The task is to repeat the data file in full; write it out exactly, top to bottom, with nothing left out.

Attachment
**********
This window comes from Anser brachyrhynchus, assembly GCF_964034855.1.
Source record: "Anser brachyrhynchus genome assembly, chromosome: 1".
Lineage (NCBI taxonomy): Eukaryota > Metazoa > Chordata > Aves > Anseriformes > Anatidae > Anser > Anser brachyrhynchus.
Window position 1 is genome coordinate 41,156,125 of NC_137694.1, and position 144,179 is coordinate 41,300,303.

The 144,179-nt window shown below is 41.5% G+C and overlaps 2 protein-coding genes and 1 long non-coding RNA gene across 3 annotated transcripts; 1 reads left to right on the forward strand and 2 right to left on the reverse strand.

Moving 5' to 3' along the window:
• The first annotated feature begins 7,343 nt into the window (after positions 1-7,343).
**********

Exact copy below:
This window comes from Anser brachyrhynchus, assembly GCF_964034855.1.
Source record: "Anser brachyrhynchus genome assembly, chromosome: 1".
Lineage (NCBI taxonomy): Eukaryota > Metazoa > Chordata > Aves > Anseriformes > Anatidae > Anser > Anser brachyrhynchus.
Window position 1 is genome coordinate 41,156,125 of NC_137694.1, and position 144,179 is coordinate 41,300,303.

The 144,179-nt window shown below is 41.5% G+C and overlaps 2 protein-coding genes and 1 long non-coding RNA gene across 3 annotated transcripts; 1 reads left to right on the forward strand and 2 right to left on the reverse strand.

Moving 5' to 3' along the window:
• The first annotated feature begins 7,343 nt into the window (after positions 1-7,343).